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Recreational Maths Seminar – Seven Staggering Sequences

Yesterday I hosted another recreational maths seminar on Google+. I had a lot of fun! We discussed the paper, Seven Staggering Sequences (PDF), by Neil Sloane. In the paper Sloane, the man behind the fantastic Online Encyclopedia of Integer Sequences, described seven of the sequences he found most especially interesting.

The Hangout was just under an hour and a half long, and we managed to get through five of the seven sequences. Some of them are really hard to understand!

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Recreational Maths Seminar – Picture-hanging puzzles

I hosted the first (proper) Aperiodical recreational maths seminar yesterday. We discussed the paper Picture-hanging puzzles, by Demaine et al. Click through to watch the YouTube recording of the session.

A recreational maths seminar?

Would you be interested in taking part in a sort of online video-chat seminar about recreational maths? Then read on!

The Calculus of Love, a short film


The Calculus of Love is a short film by writer/director Dan Clifton and starring Keith Allen. The film’s distributor got in touch with us last week to direct our attention toward the film, with the following synopsis:

Mathematics Professor AG Bowers is obsessed with solving the fabled 250 year old Goldbach Conjecture. When a series of mystery letters arrive hinting at a solution, Bowers believes his lifelong dream may at last be within reach.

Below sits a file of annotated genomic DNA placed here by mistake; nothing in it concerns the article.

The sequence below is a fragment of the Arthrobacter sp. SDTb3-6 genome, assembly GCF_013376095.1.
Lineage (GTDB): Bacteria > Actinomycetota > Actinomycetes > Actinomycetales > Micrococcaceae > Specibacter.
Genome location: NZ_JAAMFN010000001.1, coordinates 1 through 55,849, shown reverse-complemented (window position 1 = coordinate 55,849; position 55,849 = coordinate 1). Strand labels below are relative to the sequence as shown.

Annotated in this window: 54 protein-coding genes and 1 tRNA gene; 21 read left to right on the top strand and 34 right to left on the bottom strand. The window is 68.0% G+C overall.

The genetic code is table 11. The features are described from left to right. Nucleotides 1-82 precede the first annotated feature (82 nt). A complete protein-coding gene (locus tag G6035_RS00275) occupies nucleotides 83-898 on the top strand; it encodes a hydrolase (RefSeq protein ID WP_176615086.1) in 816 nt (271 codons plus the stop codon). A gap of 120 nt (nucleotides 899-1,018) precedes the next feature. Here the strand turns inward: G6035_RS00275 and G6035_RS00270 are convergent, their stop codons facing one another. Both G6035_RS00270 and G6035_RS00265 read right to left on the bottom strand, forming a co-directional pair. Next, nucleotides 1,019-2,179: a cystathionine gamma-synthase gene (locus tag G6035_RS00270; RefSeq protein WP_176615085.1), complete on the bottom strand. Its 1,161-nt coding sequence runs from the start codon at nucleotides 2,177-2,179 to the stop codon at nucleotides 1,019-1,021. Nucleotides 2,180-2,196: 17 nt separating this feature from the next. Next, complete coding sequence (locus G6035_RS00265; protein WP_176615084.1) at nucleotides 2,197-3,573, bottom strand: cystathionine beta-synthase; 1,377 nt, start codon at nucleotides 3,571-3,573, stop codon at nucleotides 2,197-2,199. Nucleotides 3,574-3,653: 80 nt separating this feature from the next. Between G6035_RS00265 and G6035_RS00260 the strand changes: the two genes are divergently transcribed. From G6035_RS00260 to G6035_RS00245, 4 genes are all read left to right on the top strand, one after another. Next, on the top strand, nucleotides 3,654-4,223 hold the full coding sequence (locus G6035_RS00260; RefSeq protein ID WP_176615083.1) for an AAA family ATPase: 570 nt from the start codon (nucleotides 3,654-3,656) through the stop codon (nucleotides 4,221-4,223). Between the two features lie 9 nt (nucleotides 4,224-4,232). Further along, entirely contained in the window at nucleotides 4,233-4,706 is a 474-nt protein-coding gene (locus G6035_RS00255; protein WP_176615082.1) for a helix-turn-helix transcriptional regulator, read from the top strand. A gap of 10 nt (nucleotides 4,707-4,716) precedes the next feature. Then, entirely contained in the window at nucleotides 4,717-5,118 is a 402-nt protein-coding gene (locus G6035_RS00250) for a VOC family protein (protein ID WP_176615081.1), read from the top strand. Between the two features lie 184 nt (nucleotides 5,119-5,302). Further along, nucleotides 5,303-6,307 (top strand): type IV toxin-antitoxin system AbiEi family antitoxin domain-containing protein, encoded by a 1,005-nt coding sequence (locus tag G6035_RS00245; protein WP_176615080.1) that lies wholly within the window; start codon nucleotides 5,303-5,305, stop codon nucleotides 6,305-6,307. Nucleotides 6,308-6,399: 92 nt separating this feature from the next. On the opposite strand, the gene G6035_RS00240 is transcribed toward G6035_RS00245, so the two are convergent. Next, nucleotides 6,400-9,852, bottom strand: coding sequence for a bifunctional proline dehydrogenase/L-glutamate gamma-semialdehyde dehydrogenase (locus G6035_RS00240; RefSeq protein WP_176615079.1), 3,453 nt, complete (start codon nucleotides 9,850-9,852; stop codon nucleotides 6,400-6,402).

After being shown at various film festivals, the film is now available to view online. I’ve embedded it below the fold, along with an interview with the film’s director, Dan Clifton.

Cardboard SKI calculus

I had a spare day yesterday so, rather than clean my house, I made a model of the SKI combinator calculus out of a pizza box.

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Rubik’s Tube

James Grime, cubing hard

Numberphile filmmaker and general internet legend Brady Haran has been busy putting together a series of YouTube videos about the Rubik’s cube, with contributions from Aperiodical friends Matt Parker and James Grime. The videos also feature lots of solving clips sent in by viewers, and Aperiodical Editor triumvir and sometime maths-talker-abouter Katie Steckles (that’s me) occasionally pops in to make comments and state facts which are no longer true (a world record was broken 4 days after filming).